Laying the foundations for Cuba’s pharma industry

Laying the foundations for Cuba’s pharma industry

01 Nov 2016

Today, Cuba has a relatively strong domestic pharmaceutical and biotechnological industry, which responds to the needs of the population and to export opportunities, but things were very different in the late 1970s.

At that time, Cuba had to rely on expensive imports of vaccines and drugs, a dependence all the more difficult in the context of the United States embargo which restricted the sale of medicines from the US to Cuba.

A UNIDO project, beginning in 1978, enlisted the expertise of an Indian company, Sarabhai Chemicals, to help establish Cuba’s first chemical synthesis plant for the production of generic pharmaceutical products. Sarabhai supplied technical know-how and major equipment, and trained Cuban personnel in India, as well as supervising the installation, testing and commissioning of the multi-purpose plant.

The project was financed by India’s contribution through UNIDO's Industrial Development Fund and by UNDP resources, and was executed by UNIDO. It was an early example of successful South-South cooperation.

The construction of the plant, located in the Havana municipality of Cotorro, was completed in early 1981, and it was inaugurated on 8 March by Vilma Espín, a Communist Party leader and founder of the Federation of Cuban Women. In honour of International Women’s Day, the plant was named the Empresa Farmacéutica 8 de Marzo.

Two batches of Cuban technical personnel travelled to the Sarabhai facilities in Gujarat, India, to get training in the fields of production, quality control, maintenance and engineering design. Meanwhile, the transfer of technology, the installation and testing of equipment, and the training of staff at the plant in Cuba took some considerable time.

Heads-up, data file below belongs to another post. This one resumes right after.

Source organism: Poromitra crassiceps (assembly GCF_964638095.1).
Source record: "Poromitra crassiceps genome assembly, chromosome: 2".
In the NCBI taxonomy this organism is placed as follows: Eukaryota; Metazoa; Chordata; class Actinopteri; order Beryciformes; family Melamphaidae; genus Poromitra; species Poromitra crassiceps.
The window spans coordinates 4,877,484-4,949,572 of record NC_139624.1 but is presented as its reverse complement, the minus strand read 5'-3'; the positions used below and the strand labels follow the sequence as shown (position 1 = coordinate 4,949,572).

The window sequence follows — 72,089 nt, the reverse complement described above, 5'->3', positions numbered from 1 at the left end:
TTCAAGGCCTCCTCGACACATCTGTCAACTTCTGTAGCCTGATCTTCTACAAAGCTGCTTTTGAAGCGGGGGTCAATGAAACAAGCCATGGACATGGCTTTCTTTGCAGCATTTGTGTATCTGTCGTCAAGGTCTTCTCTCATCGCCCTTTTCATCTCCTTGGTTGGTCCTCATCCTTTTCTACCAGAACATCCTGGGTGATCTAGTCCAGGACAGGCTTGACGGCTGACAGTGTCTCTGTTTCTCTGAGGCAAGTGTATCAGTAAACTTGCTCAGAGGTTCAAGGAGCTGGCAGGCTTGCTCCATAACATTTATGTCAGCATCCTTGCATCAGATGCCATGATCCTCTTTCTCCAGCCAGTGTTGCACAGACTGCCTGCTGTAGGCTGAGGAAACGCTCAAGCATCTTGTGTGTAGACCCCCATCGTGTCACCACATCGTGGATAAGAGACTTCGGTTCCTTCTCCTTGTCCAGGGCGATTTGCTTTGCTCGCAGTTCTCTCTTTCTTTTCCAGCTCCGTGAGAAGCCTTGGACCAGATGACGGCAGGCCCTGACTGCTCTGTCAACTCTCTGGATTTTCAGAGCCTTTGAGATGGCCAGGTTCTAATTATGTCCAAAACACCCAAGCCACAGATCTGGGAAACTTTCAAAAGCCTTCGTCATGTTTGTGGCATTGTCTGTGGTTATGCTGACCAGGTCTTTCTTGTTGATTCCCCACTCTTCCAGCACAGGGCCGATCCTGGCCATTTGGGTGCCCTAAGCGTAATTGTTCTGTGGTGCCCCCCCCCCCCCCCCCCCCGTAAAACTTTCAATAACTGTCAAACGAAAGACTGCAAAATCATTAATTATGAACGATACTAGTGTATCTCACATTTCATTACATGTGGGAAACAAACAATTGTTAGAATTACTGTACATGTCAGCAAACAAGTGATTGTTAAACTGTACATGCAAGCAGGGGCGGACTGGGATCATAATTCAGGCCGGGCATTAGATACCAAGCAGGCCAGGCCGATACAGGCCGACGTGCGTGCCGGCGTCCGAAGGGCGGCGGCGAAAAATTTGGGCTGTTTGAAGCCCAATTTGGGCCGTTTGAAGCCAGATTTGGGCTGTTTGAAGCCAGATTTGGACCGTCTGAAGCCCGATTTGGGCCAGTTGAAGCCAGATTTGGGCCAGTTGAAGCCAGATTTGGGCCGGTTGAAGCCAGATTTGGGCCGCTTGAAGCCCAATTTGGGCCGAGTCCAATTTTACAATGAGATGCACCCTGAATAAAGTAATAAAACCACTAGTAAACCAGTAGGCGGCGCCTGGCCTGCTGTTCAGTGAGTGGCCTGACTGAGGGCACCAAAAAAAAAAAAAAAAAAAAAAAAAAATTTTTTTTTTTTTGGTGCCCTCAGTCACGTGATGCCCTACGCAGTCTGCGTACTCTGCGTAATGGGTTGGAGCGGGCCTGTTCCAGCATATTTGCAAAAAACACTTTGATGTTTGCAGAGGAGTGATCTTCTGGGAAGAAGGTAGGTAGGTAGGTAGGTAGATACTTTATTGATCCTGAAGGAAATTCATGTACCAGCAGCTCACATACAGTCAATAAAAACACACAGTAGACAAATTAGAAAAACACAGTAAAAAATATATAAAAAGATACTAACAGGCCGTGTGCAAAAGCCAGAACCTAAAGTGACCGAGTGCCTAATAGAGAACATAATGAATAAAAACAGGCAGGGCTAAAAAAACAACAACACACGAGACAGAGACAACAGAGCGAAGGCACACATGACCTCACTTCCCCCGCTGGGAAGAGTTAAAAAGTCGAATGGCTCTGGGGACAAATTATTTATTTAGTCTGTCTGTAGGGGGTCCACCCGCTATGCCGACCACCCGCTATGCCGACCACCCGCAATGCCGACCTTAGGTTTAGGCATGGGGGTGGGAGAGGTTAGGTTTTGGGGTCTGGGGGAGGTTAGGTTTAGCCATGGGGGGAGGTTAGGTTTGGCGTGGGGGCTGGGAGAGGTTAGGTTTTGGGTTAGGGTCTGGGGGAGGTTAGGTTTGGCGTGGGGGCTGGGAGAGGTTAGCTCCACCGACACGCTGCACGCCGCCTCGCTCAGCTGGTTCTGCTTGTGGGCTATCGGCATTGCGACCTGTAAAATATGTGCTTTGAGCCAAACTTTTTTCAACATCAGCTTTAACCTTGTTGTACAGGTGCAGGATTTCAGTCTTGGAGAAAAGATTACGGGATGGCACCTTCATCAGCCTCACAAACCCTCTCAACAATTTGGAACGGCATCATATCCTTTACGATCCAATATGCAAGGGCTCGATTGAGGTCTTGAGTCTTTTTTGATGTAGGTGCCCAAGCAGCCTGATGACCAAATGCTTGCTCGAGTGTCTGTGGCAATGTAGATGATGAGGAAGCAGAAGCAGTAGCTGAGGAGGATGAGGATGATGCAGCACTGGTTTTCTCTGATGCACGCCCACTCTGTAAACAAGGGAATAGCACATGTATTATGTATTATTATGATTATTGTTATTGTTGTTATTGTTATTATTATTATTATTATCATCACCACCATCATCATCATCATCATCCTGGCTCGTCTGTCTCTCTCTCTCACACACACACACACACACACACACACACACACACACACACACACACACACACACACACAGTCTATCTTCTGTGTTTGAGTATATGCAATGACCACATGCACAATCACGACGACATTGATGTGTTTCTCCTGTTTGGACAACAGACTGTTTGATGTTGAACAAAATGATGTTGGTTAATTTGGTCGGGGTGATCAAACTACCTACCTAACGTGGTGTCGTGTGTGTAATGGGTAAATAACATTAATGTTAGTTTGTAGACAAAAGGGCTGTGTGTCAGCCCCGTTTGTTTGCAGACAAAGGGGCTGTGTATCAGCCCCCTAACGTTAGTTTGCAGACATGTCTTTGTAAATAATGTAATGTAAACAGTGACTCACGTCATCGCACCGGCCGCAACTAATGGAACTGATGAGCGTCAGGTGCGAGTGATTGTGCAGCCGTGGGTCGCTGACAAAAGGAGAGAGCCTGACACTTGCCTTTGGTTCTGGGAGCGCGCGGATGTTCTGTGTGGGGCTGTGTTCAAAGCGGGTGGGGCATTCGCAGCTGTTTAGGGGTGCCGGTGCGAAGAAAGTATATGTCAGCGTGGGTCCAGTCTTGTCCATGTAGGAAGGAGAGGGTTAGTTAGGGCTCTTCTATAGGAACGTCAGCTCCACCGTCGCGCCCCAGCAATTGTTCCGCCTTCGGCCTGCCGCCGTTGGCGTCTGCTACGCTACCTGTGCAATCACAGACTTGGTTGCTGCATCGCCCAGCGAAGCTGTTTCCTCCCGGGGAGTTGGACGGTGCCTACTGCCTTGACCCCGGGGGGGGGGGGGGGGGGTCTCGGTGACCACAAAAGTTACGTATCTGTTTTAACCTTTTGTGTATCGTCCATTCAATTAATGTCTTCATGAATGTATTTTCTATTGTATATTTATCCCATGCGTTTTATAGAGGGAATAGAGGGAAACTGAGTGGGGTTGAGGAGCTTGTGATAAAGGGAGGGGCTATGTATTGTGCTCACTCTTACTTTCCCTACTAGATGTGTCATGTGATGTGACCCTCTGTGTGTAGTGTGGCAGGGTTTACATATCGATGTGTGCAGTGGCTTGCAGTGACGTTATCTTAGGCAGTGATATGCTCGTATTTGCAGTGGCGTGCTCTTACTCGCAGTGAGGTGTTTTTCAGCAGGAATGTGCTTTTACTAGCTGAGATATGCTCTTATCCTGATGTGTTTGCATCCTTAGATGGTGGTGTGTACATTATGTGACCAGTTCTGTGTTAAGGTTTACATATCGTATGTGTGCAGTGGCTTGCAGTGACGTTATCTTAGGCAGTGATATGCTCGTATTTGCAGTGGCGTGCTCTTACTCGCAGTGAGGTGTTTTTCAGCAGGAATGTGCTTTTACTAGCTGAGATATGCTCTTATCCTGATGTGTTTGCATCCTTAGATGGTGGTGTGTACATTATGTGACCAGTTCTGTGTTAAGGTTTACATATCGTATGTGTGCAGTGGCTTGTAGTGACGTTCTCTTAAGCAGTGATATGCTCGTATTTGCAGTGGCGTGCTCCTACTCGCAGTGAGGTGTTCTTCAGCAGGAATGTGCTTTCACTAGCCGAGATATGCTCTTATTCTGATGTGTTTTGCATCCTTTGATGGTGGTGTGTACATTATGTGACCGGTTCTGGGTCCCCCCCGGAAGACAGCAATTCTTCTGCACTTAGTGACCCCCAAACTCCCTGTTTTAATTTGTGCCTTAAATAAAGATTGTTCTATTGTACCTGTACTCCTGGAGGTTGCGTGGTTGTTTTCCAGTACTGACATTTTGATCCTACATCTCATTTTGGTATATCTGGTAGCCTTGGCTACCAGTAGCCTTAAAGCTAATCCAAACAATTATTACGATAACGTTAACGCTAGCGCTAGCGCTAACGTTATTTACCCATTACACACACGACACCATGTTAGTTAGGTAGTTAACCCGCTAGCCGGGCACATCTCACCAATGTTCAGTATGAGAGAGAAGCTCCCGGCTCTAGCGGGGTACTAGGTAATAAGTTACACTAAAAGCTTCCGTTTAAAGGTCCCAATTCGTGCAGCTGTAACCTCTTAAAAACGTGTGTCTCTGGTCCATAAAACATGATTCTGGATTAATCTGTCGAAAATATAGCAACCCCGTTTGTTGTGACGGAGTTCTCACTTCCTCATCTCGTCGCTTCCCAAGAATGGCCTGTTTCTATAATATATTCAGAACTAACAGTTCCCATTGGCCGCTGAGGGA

Finally, in May 1986, the Empresa Farmacéutica 8 de Marzo was commissioned and began the production of 15 basic pharmaceuticals. Over time, the plant expanded to cover different production lines.

The introduction of advanced pilot technology for the production of pharmaceutical compounds and the training provided for numerous Cuban experts created the conditions for the scaling up of generic medicine production in the following years.

Today, the Empresa Farmacéutica 8 de Marzo is affiliated with the state-owned Biotechnological and Pharmaceutical Industries Business Group, known as Biocubafarma, which produces more than half of the country’s essential medicines. Cuba’s biopharmaceutical industry represents one of the island’s largest production sectors with the greatest export potential, and the country is a world-leader in the development of vaccines and drugs to treat HIV/AIDS, circulatory diseases and cancer.

See a detailed UNIDO report: Establishment of a multi-purpose pilot plant. Cuba, 13 March 1987